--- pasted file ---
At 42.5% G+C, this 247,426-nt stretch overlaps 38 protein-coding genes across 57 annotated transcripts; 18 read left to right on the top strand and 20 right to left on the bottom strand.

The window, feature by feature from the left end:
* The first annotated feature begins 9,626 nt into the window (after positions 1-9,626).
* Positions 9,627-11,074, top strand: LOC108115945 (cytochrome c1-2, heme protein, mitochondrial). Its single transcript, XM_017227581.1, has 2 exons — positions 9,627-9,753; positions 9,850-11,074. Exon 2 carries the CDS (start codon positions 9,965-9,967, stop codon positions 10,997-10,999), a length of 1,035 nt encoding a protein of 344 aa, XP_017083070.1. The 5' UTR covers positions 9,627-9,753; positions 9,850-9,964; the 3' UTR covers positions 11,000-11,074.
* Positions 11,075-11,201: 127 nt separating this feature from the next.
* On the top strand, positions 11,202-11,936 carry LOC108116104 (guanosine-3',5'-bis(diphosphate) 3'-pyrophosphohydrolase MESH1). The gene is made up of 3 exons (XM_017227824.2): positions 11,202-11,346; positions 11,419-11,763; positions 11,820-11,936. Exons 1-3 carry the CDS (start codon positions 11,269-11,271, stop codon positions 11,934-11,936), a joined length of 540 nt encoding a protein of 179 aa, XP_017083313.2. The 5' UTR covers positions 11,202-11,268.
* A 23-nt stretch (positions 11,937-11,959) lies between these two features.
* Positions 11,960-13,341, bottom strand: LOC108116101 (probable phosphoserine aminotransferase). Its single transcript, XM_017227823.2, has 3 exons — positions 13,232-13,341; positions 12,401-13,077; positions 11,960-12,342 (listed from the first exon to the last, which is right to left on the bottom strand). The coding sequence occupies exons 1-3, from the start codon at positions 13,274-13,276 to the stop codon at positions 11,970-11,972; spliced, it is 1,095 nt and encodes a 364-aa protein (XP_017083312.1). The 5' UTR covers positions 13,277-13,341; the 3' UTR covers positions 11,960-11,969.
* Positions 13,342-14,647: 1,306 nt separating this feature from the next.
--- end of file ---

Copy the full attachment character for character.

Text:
At 42.5% G+C, this 247,426-nt stretch overlaps 38 protein-coding genes across 57 annotated transcripts; 18 read left to right on the top strand and 20 right to left on the bottom strand.

The window, feature by feature from the left end:
* The first annotated feature begins 9,626 nt into the window (after positions 1-9,626).
* Positions 9,627-11,074, top strand: LOC108115945 (cytochrome c1-2, heme protein, mitochondrial). Its single transcript, XM_017227581.1, has 2 exons — positions 9,627-9,753; positions 9,850-11,074. Exon 2 carries the CDS (start codon positions 9,965-9,967, stop codon positions 10,997-10,999), a length of 1,035 nt encoding a protein of 344 aa, XP_017083070.1. The 5' UTR covers positions 9,627-9,753; positions 9,850-9,964; the 3' UTR covers positions 11,000-11,074.
* Positions 11,075-11,201: 127 nt separating this feature from the next.
* On the top strand, positions 11,202-11,936 carry LOC108116104 (guanosine-3',5'-bis(diphosphate) 3'-pyrophosphohydrolase MESH1). The gene is made up of 3 exons (XM_017227824.2): positions 11,202-11,346; positions 11,419-11,763; positions 11,820-11,936. Exons 1-3 carry the CDS (start codon positions 11,269-11,271, stop codon positions 11,934-11,936), a joined length of 540 nt encoding a protein of 179 aa, XP_017083313.2. The 5' UTR covers positions 11,202-11,268.
* A 23-nt stretch (positions 11,937-11,959) lies between these two features.
* Positions 11,960-13,341, bottom strand: LOC108116101 (probable phosphoserine aminotransferase). Its single transcript, XM_017227823.2, has 3 exons — positions 13,232-13,341; positions 12,401-13,077; positions 11,960-12,342 (listed from the first exon to the last, which is right to left on the bottom strand). The coding sequence occupies exons 1-3, from the start codon at positions 13,274-13,276 to the stop codon at positions 11,970-11,972; spliced, it is 1,095 nt and encodes a 364-aa protein (XP_017083312.1). The 5' UTR covers positions 13,277-13,341; the 3' UTR covers positions 11,960-11,969.
* Positions 13,342-14,647: 1,306 nt separating this feature from the next.